I was in the company of an older gent this week, who was pleased with the news of Covid-19 vaccinations. He was amazed, though, to learn of the many types of vaccines the Government has bought.
He said, “There are more vaccines than you can shake a stick at.” It made me wonder when was the last time I heard the phrase “shake a stick at”? Which in turn made me think of other words and sayings that are going out of fashion.
No one puts on a swank these days. You don’t often hear of people being “on the make”, or of gaps you could “drive a coach and horses through”.
Some items disappeared, and their names went with them. I can’t recall the last time I saw a man wear a cummerbund. In my apprentice days very small type was called ruby. And garrets became compact apartments.
My father called strong tea “gunfire”, which I think was wartime slang. Jumble sales have been replaced by car boot sales. Hotels are no longer described as plush. I miss all these words.
A lot of the terms I grew up with were dialect.
No one has told me to skedaddle in a while, and there isn’t a factor to be feart of. No one jouks to avoid a skite. I used to be bawled at for clapping strange dogs. Sometimes I didn’t need a bath, just a dicht. No one gets the tawse. Puddles aren’t dubs. People who live on pletties don’t call them pletties. I don’t know what prefabs are now called. But at least nothing can be lost down a cundie.
I used to think Mutton Jeff was a hard-of-hearing Dundee butcher. I’d never heard of the cartoon characters Mutt and Jeff, and didn’t understand rhyming slang anyway.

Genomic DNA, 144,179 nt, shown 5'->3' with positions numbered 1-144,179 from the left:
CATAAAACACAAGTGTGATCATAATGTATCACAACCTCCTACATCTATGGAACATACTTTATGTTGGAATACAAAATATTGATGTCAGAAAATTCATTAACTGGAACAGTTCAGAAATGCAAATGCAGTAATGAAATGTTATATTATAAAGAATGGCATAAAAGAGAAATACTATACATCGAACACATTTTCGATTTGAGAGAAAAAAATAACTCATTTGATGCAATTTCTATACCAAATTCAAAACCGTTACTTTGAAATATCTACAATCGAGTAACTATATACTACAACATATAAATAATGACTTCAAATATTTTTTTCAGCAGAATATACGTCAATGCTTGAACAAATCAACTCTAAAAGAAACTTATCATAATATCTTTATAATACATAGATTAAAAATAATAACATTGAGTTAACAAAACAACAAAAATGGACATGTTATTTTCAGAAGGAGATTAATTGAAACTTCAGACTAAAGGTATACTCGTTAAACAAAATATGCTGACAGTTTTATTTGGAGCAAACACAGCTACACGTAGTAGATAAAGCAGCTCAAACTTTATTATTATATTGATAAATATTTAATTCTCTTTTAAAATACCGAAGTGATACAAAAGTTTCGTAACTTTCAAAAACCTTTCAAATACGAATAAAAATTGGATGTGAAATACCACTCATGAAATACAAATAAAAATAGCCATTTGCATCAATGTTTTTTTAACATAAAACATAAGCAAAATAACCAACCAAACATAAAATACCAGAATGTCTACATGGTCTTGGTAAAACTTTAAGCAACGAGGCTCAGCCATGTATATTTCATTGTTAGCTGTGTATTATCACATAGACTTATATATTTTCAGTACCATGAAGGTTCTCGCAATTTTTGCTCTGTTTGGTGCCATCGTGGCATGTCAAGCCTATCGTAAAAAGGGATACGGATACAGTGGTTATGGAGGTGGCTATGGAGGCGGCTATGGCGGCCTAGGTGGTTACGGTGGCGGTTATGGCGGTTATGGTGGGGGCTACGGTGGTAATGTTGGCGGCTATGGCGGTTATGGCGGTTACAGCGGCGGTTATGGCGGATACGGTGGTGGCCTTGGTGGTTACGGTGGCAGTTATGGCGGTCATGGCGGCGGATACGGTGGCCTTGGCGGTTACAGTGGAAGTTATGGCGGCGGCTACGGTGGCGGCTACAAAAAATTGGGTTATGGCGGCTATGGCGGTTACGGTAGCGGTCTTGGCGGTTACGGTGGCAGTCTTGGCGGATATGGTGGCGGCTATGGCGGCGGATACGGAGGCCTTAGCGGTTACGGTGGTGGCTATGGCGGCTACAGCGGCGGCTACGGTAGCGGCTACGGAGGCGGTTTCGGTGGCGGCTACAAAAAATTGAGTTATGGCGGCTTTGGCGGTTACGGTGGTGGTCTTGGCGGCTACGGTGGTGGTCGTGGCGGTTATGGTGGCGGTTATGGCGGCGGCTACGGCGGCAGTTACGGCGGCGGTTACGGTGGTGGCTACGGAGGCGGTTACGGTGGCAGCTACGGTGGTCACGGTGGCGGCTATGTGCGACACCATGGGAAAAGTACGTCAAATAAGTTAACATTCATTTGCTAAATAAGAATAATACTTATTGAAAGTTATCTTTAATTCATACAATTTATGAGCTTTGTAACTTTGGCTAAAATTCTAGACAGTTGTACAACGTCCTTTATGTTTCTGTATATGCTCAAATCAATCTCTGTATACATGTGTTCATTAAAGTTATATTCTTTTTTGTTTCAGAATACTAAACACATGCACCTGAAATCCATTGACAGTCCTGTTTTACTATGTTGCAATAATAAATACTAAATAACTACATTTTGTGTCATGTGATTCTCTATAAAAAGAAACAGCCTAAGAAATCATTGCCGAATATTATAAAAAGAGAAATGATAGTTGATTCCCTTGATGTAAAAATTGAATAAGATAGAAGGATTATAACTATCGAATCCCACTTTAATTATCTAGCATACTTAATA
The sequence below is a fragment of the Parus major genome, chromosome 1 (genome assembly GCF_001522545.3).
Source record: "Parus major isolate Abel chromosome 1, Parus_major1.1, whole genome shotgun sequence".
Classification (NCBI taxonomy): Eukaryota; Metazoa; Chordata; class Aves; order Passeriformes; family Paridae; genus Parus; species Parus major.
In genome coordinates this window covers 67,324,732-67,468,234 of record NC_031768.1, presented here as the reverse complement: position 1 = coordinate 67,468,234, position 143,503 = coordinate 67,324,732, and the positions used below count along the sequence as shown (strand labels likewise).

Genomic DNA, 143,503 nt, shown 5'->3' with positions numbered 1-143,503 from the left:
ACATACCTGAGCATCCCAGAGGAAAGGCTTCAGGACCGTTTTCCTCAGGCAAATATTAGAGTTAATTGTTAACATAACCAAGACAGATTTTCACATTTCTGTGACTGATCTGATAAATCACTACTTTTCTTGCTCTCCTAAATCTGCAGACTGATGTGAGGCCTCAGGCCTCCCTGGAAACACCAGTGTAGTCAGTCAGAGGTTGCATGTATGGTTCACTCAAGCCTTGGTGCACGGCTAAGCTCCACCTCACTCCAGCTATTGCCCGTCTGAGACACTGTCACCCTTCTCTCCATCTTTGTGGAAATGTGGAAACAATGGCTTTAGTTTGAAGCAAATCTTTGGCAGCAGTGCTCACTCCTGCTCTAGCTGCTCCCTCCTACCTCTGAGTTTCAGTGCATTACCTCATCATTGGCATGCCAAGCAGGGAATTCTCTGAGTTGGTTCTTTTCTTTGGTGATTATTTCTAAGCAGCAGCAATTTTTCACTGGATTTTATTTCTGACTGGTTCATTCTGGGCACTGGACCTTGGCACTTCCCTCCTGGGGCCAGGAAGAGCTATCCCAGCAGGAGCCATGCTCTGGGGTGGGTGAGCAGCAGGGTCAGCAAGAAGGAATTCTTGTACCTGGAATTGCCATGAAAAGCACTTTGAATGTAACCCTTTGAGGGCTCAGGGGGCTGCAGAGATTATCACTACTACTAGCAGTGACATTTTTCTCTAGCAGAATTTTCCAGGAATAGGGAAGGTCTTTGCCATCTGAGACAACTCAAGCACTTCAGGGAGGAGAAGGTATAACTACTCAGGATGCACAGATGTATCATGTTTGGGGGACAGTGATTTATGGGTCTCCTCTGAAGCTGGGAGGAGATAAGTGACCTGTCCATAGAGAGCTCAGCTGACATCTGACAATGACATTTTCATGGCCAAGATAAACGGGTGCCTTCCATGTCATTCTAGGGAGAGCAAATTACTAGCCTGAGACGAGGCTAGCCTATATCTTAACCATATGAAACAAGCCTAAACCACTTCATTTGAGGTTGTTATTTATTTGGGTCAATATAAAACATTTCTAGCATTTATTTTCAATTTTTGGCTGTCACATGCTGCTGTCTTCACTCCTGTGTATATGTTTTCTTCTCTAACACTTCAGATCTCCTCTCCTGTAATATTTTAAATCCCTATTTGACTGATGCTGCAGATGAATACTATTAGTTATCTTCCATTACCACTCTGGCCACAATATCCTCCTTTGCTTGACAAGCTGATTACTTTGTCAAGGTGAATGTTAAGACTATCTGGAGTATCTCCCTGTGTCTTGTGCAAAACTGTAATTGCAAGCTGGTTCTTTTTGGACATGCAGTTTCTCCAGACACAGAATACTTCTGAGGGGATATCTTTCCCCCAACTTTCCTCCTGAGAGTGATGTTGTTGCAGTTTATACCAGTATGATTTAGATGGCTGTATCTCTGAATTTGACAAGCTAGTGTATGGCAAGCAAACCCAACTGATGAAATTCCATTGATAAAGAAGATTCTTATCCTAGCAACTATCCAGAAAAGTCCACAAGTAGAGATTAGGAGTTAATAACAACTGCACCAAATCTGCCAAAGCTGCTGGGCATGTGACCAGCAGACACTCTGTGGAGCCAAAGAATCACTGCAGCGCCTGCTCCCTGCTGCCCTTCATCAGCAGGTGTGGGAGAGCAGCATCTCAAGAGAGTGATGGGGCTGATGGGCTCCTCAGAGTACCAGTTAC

The one word I’m most sorry to lose is “scrambly”. After a wedding, handfuls of pennies and hupnies, or perhaps thrupnies and tanners at a posh do, were scattered on the pavement by the best man. The scrambly was what made a good wedding for a wee laddie. No one does this nowadays. Probably just as well, I’d be in the gutter with the rest of the urchins.
The thing about a list of fading words is that the definition of “old fashioned” depends upon you.
You might still use words like kenspeckle, ashet, kist, simmet, and cuddy every day. That’s because your vocabulary includes words learned long ago. In other words, you’re old. I mean that as a compliment.
Word of the week
Of, or occurring in, the month preceding the current one. EG: “I use words common in ultimo days, or even before that.”
Read the latest Oh my word! every Saturday in The Courier. Contact me at firstname.lastname@example.org